• Coal stocks lead the way as materials records 0.48% gain
  • BHP shares continue to climb on day after announcing megaprofit


No one really wanted to follow BHP (ASX:BHP) in earnings season, and the big miners wisely left a bit of breathing room as the market digested yesterday’s mega profit and shockingly large dividend from the world’s biggest miner.

One notable fact from its financials was the massive contribution met and thermal coal made to BHP’s earnings, contributing almost a quarter of its profit.

That segment of the materials and energy market was the big winner today, with Whitehaven Coal (ASX:WHC), New Hope Corp (ASX:NHC) and Yancoal (ASX:YAL) all among the big movers.

BHP and iron ore rival Rio Tinto (ASX:RIO) were both up 0.84% as BHP boss Mike Henry’s upbeat take on China yesterday stirred enthusiasm from investors.

Materials stocks rose 0.48%, with the energy index falling 0.59%, despite a shift down in iron ore prices, with Singapore 62% Fe futures lowering 2.11% to US$103.40/t.


Monstars share prices today:




Falling iron ore prices could hit BHP earnings

The market lapped up BHP’s results beat yesterday with gusto.

But some analysts are seeing some darkness on the horizon as the cash generating machine winds back on lower future iron ore prices and rising capex.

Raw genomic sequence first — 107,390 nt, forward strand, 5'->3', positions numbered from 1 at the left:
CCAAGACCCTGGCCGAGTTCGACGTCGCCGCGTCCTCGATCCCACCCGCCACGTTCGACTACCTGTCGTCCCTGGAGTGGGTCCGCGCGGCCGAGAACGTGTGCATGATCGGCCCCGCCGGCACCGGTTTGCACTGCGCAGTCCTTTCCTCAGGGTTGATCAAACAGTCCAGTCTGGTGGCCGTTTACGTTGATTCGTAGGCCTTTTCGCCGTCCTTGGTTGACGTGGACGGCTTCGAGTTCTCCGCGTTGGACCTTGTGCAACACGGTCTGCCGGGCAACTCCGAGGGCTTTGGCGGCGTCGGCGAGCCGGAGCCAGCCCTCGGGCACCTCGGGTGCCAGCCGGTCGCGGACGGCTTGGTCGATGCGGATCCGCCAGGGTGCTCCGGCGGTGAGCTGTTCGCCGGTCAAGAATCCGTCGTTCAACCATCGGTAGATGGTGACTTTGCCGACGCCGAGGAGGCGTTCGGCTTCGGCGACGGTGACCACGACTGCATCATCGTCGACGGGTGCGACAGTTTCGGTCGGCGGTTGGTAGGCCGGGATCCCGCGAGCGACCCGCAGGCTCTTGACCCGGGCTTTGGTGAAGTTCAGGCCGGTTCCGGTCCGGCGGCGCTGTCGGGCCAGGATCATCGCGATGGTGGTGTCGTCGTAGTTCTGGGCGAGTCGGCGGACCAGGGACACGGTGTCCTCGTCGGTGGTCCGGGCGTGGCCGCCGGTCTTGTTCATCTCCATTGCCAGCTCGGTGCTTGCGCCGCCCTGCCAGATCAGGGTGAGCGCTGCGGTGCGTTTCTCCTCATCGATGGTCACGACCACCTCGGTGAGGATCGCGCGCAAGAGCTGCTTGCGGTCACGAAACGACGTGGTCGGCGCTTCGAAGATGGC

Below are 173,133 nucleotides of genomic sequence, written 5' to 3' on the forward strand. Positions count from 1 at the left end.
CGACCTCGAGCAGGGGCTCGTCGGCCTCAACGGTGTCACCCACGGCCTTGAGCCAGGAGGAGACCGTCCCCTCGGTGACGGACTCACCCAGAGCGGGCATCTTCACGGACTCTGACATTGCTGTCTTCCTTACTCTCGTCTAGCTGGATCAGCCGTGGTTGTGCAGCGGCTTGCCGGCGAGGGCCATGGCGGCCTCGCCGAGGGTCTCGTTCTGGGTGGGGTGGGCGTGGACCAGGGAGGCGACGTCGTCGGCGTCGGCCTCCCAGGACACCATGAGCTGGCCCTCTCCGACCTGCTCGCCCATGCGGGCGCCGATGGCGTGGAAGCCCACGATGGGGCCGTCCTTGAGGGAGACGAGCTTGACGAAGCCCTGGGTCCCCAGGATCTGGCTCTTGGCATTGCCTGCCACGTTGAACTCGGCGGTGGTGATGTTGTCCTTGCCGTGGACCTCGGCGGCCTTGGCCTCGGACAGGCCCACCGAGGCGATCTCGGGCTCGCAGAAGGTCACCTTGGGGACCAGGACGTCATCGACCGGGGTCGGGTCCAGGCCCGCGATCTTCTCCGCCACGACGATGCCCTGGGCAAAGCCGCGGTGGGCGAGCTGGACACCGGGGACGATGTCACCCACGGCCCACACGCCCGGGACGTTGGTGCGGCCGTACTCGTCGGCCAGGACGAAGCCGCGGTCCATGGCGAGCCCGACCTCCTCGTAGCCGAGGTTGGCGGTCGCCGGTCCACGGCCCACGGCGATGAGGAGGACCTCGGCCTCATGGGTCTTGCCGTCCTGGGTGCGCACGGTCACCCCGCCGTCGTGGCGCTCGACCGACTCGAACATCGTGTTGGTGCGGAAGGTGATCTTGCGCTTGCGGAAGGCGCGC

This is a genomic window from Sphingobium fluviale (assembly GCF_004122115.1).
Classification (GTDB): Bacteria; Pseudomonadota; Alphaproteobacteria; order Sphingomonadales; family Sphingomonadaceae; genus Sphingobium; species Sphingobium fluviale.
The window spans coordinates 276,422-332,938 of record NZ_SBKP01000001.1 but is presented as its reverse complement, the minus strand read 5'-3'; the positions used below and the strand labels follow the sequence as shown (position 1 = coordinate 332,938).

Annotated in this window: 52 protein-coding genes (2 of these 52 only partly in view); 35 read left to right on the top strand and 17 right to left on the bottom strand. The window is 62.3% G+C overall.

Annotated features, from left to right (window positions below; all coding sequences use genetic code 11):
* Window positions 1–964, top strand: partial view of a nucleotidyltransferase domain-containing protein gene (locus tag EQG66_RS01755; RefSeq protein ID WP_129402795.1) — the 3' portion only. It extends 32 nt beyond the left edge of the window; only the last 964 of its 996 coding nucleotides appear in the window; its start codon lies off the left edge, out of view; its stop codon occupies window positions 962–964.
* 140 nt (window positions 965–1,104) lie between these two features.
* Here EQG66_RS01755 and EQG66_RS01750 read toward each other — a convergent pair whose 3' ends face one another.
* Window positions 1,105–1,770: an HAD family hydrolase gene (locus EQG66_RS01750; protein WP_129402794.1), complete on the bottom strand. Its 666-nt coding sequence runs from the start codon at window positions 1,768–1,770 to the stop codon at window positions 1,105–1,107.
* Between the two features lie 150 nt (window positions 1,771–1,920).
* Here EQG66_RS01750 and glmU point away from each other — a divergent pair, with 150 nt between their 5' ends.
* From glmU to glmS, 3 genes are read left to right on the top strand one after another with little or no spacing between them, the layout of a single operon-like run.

BHP expects to increase its capital spending from ~US$6b last year to US$10b by 2024 to sustain its operations including rising spend on decarbonisation projects.

“We expect a downward adjustment to consensus numbers on the back of today’s results as the market recalibrates the future cash flow position in this higher cost, higher capex environment,” RBC’s Kaan Peker and Tyler Broda said.

“Although driven in a large part by weaker iron ore price forecasts ($85/t for FY23), at $25.9bn we remain well below VA consensus of $34bn and costs are likely marginally higher than we had expected. In addition, the capex will shift the FCF generation potential of BHP.

“Although likely to still be better than largest peer Rio Tinto, the magnitude of the higher capex estimates, with negligible near-term directly linked volume growth, will likely see FCF fall in consensus.”